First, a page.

7. Embed Slide-Decks of Your Talks

Have you recently spoken at an event? Did you use slides in your presentation? Did you know you can upload your slide-decks directly to a platform called SlideShare? This is a great way to develop a portfolio of your speaking work and showcase it on your blog by simply inserting the embed code provided by SlideShare.

8. Invite a Guest Blogger to Write For You

Inviting another patient or healthcare professional you admire to write for you, not only expands your blog’s reach and readership, but adds a valuable new perspective to your site. For example, each week, Nancy Stordahl invites a different metastatic breast cancer patient to share their story on her blog for her regular #MetsMonday post.

9. Create Recurring Content

Creating regular recurring content, like Nancy does with #MetsMonday, is another excellent way to keep consistent with your content creation. Another suggestion is to create a round-up post each week – this could be a round-up of the latest research or a link to useful resources and articles you think would be helpful to share with your readers. Pick a day for this and stick to that day each week so readers know what they can consistently expect from you.

10. Plan Posts around Seasons and Events

This final tip is one of the easiest ways to create content on your blog that you can use on a regular basis. For example a post on how to survive the holiday season, or healthy eating during the holidays is a post you can use year after year. Add the dates of awareness days, such as World Cancer Day, to your calendar as a reminder to create content around these events.

An MPN Care Partner Shares Why He’s Optimistic About the Future

An MPN Care Partner Shares Why He’s Optimistic About the Future from Patient Empowerment Network on Vimeo.

Care partner Jeff Bushnell, husband of myelofibrosis (MF) patient advocate Summer Golden, explains why he’s hopeful about their future together. Jeff shares key resources that have helped him stay educated and maintain optimism.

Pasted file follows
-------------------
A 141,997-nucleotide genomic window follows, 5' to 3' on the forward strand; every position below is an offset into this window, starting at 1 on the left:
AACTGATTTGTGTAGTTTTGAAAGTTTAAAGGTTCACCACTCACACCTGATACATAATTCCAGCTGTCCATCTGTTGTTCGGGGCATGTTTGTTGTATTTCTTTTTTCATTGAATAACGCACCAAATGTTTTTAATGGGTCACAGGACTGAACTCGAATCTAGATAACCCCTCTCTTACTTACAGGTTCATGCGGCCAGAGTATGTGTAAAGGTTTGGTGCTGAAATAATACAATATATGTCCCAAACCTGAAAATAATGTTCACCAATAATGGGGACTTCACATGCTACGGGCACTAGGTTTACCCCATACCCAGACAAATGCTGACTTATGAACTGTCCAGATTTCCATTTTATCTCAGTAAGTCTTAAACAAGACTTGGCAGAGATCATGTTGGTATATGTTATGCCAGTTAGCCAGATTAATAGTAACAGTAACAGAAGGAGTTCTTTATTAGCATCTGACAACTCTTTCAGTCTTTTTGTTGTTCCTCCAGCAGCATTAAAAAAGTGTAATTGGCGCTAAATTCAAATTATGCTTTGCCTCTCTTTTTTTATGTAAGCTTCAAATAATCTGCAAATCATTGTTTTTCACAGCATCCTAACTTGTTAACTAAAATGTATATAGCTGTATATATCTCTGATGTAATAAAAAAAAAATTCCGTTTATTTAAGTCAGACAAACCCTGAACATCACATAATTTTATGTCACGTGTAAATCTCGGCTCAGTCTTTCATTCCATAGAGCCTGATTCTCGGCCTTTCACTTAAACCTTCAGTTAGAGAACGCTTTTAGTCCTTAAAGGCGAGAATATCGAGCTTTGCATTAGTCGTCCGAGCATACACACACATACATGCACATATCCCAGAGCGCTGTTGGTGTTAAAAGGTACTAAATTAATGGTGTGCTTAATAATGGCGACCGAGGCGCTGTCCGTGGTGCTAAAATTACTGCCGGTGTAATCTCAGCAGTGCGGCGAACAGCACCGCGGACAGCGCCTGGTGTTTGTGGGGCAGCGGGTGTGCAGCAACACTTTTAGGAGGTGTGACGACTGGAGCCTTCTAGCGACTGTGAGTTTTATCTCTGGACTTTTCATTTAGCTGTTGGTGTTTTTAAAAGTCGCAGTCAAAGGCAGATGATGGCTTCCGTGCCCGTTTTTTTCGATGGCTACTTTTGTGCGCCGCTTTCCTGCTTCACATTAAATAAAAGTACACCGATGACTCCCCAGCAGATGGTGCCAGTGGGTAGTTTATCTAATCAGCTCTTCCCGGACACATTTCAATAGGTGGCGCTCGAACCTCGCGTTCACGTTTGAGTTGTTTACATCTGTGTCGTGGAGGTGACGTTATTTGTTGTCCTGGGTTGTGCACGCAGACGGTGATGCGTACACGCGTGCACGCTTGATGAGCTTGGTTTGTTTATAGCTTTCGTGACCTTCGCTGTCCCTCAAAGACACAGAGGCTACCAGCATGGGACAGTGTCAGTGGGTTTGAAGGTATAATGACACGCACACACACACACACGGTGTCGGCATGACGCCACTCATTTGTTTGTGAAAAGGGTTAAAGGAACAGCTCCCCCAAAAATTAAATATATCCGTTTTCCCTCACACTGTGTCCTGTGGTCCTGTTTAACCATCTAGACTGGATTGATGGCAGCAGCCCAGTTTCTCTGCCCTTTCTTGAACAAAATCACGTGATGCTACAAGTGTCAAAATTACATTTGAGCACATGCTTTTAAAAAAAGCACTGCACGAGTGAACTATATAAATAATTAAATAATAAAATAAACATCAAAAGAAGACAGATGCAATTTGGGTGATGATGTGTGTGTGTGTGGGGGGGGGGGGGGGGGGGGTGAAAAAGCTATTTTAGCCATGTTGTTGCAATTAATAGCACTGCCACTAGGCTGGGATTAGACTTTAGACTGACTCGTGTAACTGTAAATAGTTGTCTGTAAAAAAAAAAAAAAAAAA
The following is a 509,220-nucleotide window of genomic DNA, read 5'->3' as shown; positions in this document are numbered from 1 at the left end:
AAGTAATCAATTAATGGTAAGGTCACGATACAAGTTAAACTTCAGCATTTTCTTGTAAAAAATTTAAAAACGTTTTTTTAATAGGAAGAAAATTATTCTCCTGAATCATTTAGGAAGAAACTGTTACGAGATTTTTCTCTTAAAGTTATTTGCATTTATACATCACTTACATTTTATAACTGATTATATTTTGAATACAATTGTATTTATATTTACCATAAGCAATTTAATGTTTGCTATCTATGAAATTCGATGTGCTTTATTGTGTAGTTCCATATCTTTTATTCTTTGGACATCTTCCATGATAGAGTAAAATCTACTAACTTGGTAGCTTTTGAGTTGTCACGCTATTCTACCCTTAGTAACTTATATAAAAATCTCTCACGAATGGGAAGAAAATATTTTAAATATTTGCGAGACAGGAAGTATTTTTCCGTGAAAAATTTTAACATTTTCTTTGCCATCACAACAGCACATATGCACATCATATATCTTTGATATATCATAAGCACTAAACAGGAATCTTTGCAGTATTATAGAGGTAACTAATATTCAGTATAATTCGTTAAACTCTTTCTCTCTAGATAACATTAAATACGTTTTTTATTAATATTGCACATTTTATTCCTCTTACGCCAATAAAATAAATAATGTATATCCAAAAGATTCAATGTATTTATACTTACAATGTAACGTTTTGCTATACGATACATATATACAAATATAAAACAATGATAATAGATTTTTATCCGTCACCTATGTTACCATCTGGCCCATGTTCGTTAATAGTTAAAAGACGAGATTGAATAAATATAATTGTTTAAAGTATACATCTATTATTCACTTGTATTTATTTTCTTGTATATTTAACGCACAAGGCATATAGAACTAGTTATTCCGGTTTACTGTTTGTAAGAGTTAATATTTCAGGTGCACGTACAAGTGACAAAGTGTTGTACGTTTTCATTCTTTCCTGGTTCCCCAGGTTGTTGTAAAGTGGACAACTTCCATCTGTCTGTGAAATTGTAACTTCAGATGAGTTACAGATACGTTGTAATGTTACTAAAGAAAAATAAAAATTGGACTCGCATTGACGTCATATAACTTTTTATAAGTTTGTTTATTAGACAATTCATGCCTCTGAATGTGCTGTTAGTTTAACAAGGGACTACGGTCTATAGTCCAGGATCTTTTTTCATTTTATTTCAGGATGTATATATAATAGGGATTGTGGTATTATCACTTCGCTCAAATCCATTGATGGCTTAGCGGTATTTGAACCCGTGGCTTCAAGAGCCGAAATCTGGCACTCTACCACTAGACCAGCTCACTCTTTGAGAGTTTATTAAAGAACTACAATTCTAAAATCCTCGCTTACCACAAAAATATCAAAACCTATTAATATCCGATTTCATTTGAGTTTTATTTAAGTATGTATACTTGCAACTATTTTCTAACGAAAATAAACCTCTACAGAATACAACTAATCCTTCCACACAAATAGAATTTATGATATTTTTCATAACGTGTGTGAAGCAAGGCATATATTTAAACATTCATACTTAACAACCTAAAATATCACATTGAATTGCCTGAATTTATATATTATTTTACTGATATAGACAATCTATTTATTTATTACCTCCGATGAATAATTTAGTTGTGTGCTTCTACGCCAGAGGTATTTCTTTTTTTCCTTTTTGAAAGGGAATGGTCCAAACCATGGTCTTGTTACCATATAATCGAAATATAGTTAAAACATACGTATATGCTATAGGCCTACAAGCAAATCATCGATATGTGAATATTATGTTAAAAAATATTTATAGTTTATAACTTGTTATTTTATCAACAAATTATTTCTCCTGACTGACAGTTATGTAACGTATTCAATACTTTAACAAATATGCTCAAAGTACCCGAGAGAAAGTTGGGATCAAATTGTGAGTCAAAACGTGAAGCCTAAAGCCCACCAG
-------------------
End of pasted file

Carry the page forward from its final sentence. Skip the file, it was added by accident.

Summer Golden and Jeff Bushnell have been married for over 20 years. When Summer was diagnosed with myelofibrosis (MF), Jeff took on the role of care partner and advocate. Summer uses her years of theatre training and comedy to cope with her condition and help others, while maintaining positivity about the future.

See More From the The Path to MPN Empowerment

Related Programs:

Is Laughter Really the Best Medicine? One Woman’s Mission to Help Others with MPNs

Newly Diagnosed with an MPN? Start Here.

A Care Partner’s Journey: How Life Goes on After an MPN Diagnosis

Transcript:

Jeff:

It’s important to educate yourself because the more you know the less fear can overcome you. And this particular disease – the research is happening so fast, and things are changing. In my estimation, they’ll find – right now, the only cure is a stem cell transplant. It’s normally not done for older people. That in itself is innately risky. I’m convinced, probably within the next five to seven years, there will be a cure for this disease that’s not a stem cell transplant.

The research is moving that quickly on it. And if you don’t follow the disease and the people that are working on it, the specialists, you’re gonna have a much greater chance of feeling powerless and getting overwhelmed by it. As Summer believes, attitude can have a huge, huge impact on how the course of your disease runs. And a doctor would tell you the same thing.

For me, it started with Patient Power. Patientpower.info, I believe is, what it is. They have a whole section for myeloproliferative neoplasms and myelofibrosis, and they’re short videos. And you get a chance to listen to the best doctors that are the head people in this, Dr. Mesa, Dr. V [Verstovsek], and Dr. Jamieson – all the people that are really the movers and shakers. They speak. And you also get a chance to hear other patient’s stories and how they’re dealing with it. And that will give you a much better idea of what you’re facing. And you can really understand things from there. And you can get your knowledge.